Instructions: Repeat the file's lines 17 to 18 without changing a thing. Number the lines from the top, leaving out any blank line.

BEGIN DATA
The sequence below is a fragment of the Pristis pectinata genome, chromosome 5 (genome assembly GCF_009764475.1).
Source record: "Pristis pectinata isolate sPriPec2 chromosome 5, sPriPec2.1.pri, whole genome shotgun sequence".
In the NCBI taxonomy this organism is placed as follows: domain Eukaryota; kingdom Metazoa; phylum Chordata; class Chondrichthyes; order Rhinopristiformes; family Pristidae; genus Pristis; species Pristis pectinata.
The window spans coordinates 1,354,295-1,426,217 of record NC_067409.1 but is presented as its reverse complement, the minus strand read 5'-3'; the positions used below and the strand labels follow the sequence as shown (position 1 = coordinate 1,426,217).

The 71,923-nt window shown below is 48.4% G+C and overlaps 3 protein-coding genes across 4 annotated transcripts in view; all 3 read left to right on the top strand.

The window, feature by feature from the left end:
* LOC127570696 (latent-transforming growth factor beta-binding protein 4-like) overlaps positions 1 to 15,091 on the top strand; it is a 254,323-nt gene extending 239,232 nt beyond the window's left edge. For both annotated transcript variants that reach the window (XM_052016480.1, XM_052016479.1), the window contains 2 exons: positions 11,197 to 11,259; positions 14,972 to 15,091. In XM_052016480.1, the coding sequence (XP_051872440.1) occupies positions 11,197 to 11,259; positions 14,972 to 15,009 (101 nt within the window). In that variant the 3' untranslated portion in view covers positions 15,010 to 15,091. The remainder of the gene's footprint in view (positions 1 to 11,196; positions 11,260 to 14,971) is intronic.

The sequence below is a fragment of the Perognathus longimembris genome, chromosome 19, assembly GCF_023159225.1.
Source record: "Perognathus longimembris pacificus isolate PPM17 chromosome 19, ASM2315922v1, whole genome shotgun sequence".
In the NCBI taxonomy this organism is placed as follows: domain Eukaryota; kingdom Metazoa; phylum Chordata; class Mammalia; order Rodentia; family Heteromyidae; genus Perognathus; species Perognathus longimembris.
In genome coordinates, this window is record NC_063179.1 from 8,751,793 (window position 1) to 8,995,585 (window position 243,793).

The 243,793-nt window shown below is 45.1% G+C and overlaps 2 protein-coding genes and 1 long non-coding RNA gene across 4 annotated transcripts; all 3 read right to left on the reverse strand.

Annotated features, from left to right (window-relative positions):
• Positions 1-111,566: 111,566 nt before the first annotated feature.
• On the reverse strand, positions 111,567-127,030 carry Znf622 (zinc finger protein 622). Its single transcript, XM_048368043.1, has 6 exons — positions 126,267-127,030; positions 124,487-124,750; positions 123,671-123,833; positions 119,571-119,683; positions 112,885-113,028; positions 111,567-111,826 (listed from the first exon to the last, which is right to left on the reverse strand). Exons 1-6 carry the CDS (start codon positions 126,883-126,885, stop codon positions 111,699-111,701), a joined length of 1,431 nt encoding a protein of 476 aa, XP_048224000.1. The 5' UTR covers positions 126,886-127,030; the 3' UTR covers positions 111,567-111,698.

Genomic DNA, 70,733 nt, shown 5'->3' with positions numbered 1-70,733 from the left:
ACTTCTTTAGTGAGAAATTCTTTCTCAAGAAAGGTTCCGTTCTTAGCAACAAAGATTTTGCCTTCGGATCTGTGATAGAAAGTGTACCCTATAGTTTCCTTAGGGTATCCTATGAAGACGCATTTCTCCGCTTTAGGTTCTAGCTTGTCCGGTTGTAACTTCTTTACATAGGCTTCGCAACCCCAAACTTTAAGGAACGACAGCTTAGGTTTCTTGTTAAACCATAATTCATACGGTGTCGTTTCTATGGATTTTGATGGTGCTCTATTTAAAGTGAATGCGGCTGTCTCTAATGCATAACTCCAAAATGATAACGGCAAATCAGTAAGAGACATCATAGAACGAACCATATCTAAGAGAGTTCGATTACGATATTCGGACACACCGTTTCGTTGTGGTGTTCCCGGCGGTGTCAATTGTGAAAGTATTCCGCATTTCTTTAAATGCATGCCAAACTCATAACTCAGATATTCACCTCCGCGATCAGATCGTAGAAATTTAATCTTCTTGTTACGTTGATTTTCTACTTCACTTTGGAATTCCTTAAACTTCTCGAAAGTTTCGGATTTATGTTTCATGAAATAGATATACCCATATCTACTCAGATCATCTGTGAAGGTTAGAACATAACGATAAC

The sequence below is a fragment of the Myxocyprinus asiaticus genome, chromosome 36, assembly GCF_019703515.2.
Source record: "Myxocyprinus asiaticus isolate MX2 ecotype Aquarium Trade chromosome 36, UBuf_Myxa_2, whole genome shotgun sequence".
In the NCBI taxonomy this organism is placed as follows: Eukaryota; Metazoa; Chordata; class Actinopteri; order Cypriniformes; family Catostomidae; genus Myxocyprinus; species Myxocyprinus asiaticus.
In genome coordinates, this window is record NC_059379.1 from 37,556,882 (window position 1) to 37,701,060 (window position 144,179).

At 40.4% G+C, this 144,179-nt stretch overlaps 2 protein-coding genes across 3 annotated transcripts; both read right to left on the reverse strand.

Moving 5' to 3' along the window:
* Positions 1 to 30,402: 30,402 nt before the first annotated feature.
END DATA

ACTTCTTTAGTGAGAAATTCTTTCTCAAGAAAGGTTCCGTTCTTAGCAACAAAGATTTTGCCTTCGGATCTGTGATAGAAAGTGTACCCTATAGTTTCCTTAGGGTATCCTATGAAGACGCATTTCTCCGCTTTAGGTTCTAGCTTGTCCGGTTGTAACTTCTTTACATAGGCTTCGCAACCCCAAACTTTAAGGAACGACAGCTTAGGTTTCTTGTTAAACCATAATTCATACGGTGTCGTTTCTATGGATTTTGATGGTGCTCTATTTAAAGTGAATGCGGCTGTCTCTAATGCATAACTCCAAAATGATAACGGCAAATCAGTAAGAGACATCATAGAACGAACCATATCTAAGAGAGTTCGATTACGATATTCGGACACACCGTTTCGTTGTGGTGTTCCCGGCGGTGTCAATTGTGAAAGTATTCCGCATTTCTTTAAATGCATGCCAAACTCATAACTCAGATATTCACCTCCGCGATCAGATCGTAGAAATTTAATCTTCTTGTTACGTTGATTTTCTACTTCACTTTGGAATTCCTTAAACTTCTCGAAAGTTTCGGATTTATGTTTCATGAAATAGATATACCCATATCTACTCAGATCATCTGTGAAGGTTAGAACATAACGATAAC

The sequence below is a fragment of the Myxocyprinus asiaticus genome, chromosome 36, assembly GCF_019703515.2.